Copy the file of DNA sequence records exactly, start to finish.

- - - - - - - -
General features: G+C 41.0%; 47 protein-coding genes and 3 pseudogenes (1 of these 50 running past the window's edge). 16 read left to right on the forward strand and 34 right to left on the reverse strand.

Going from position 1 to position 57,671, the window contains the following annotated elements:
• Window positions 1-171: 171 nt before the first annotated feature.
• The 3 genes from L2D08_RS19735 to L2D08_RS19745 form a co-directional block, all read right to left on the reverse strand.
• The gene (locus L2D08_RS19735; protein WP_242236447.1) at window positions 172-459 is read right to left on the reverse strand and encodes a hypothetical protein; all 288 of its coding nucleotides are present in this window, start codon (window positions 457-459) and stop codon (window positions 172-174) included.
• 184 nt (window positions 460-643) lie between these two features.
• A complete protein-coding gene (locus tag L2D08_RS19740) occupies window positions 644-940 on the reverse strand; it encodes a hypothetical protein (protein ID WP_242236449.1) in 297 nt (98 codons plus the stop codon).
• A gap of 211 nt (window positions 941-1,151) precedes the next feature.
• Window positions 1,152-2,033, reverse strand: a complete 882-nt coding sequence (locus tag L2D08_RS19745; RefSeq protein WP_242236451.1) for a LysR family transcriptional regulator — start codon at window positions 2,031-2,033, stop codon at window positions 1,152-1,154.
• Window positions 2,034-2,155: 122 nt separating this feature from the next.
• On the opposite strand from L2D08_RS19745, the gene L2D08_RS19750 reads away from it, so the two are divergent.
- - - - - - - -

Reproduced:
General features: G+C 41.0%; 47 protein-coding genes and 3 pseudogenes (1 of these 50 running past the window's edge). 16 read left to right on the forward strand and 34 right to left on the reverse strand.

Going from position 1 to position 57,671, the window contains the following annotated elements:
• Window positions 1-171: 171 nt before the first annotated feature.
• The 3 genes from L2D08_RS19735 to L2D08_RS19745 form a co-directional block, all read right to left on the reverse strand.
• The gene (locus L2D08_RS19735; protein WP_242236447.1) at window positions 172-459 is read right to left on the reverse strand and encodes a hypothetical protein; all 288 of its coding nucleotides are present in this window, start codon (window positions 457-459) and stop codon (window positions 172-174) included.
• 184 nt (window positions 460-643) lie between these two features.
• A complete protein-coding gene (locus tag L2D08_RS19740) occupies window positions 644-940 on the reverse strand; it encodes a hypothetical protein (protein ID WP_242236449.1) in 297 nt (98 codons plus the stop codon).
• A gap of 211 nt (window positions 941-1,151) precedes the next feature.
• Window positions 1,152-2,033, reverse strand: a complete 882-nt coding sequence (locus tag L2D08_RS19745; RefSeq protein WP_242236451.1) for a LysR family transcriptional regulator — start codon at window positions 2,031-2,033, stop codon at window positions 1,152-1,154.
• Window positions 2,034-2,155: 122 nt separating this feature from the next.
• On the opposite strand from L2D08_RS19745, the gene L2D08_RS19750 reads away from it, so the two are divergent.